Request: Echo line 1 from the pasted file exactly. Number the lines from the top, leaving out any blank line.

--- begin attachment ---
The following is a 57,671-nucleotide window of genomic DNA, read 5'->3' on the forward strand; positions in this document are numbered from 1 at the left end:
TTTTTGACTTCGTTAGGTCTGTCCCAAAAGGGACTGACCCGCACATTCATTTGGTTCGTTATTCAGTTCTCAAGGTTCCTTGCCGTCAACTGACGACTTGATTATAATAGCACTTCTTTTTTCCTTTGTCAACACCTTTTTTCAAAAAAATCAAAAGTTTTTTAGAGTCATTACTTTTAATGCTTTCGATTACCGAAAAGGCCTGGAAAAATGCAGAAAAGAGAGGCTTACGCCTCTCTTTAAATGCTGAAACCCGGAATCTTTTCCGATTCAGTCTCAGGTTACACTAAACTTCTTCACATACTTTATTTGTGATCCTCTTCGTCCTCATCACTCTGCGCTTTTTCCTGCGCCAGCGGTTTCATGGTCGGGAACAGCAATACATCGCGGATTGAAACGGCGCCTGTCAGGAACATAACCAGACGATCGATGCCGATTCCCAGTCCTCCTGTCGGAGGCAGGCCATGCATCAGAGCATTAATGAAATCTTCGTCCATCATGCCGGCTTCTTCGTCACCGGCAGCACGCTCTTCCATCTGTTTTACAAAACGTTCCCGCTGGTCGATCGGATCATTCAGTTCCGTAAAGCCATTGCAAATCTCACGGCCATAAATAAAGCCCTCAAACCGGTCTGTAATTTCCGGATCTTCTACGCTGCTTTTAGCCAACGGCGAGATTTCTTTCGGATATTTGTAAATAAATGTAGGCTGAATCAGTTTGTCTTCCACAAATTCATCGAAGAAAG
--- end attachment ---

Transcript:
The following is a 57,671-nucleotide window of genomic DNA, read 5'->3' on the forward strand; positions in this document are numbered from 1 at the left end: